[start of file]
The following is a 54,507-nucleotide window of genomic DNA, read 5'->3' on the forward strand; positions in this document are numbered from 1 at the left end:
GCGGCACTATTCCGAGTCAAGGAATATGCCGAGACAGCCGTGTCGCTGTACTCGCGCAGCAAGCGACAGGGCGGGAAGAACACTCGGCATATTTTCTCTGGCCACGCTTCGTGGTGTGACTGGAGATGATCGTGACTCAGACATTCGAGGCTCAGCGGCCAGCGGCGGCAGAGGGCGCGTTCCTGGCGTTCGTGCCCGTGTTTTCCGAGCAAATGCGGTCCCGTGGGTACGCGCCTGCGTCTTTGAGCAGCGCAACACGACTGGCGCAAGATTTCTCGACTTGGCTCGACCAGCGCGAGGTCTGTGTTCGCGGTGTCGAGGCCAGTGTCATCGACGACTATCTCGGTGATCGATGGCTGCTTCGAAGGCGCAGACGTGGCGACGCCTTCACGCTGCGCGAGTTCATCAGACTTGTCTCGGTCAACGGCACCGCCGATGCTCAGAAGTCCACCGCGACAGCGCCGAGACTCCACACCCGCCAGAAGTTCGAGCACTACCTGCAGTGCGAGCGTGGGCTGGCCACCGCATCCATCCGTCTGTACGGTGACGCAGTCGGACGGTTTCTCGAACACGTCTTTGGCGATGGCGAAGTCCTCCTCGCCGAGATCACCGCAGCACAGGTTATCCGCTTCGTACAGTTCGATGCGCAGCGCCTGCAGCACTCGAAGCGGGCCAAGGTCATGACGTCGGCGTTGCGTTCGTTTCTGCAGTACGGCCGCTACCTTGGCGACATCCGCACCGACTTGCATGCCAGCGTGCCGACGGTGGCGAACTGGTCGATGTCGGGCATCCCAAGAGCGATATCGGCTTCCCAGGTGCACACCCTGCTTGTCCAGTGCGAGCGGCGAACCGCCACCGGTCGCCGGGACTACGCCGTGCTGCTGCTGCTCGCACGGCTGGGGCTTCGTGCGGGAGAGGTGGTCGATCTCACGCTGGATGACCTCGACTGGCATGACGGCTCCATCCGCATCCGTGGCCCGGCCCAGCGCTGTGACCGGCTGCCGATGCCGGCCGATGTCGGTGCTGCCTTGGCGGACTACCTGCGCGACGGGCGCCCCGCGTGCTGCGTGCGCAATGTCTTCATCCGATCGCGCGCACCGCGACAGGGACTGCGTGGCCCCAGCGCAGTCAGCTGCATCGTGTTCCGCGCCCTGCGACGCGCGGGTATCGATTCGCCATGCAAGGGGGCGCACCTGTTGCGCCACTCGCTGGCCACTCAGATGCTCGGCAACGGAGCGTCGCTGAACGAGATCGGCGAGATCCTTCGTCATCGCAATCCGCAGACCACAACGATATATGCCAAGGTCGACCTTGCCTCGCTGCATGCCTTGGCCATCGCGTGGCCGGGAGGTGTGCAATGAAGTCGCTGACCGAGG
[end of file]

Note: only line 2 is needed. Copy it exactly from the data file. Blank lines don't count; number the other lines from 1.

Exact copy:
GCGGCACTATTCCGAGTCAAGGAATATGCCGAGACAGCCGTGTCGCTGTACTCGCGCAGCAAGCGACAGGGCGGGAAGAACACTCGGCATATTTTCTCTGGCCACGCTTCGTGGTGTGACTGGAGATGATCGTGACTCAGACATTCGAGGCTCAGCGGCCAGCGGCGGCAGAGGGCGCGTTCCTGGCGTTCGTGCCCGTGTTTTCCGAGCAAATGCGGTCCCGTGGGTACGCGCCTGCGTCTTTGAGCAGCGCAACACGACTGGCGCAAGATTTCTCGACTTGGCTCGACCAGCGCGAGGTCTGTGTTCGCGGTGTCGAGGCCAGTGTCATCGACGACTATCTCGGTGATCGATGGCTGCTTCGAAGGCGCAGACGTGGCGACGCCTTCACGCTGCGCGAGTTCATCAGACTTGTCTCGGTCAACGGCACCGCCGATGCTCAGAAGTCCACCGCGACAGCGCCGAGACTCCACACCCGCCAGAAGTTCGAGCACTACCTGCAGTGCGAGCGTGGGCTGGCCACCGCATCCATCCGTCTGTACGGTGACGCAGTCGGACGGTTTCTCGAACACGTCTTTGGCGATGGCGAAGTCCTCCTCGCCGAGATCACCGCAGCACAGGTTATCCGCTTCGTACAGTTCGATGCGCAGCGCCTGCAGCACTCGAAGCGGGCCAAGGTCATGACGTCGGCGTTGCGTTCGTTTCTGCAGTACGGCCGCTACCTTGGCGACATCCGCACCGACTTGCATGCCAGCGTGCCGACGGTGGCGAACTGGTCGATGTCGGGCATCCCAAGAGCGATATCGGCTTCCCAGGTGCACACCCTGCTTGTCCAGTGCGAGCGGCGAACCGCCACCGGTCGCCGGGACTACGCCGTGCTGCTGCTGCTCGCACGGCTGGGGCTTCGTGCGGGAGAGGTGGTCGATCTCACGCTGGATGACCTCGACTGGCATGACGGCTCCATCCGCATCCGTGGCCCGGCCCAGCGCTGTGACCGGCTGCCGATGCCGGCCGATGTCGGTGCTGCCTTGGCGGACTACCTGCGCGACGGGCGCCCCGCGTGCTGCGTGCGCAATGTCTTCATCCGATCGCGCGCACCGCGACAGGGACTGCGTGGCCCCAGCGCAGTCAGCTGCATCGTGTTCCGCGCCCTGCGACGCGCGGGTATCGATTCGCCATGCAAGGGGGCGCACCTGTTGCGCCACTCGCTGGCCACTCAGATGCTCGGCAACGGAGCGTCGCTGAACGAGATCGGCGAGATCCTTCGTCATCGCAATCCGCAGACCACAACGATATATGCCAAGGTCGACCTTGCCTCGCTGCATGCCTTGGCCATCGCGTGGCCGGGAGGTGTGCAATGAAGTCGCTGACCGAGG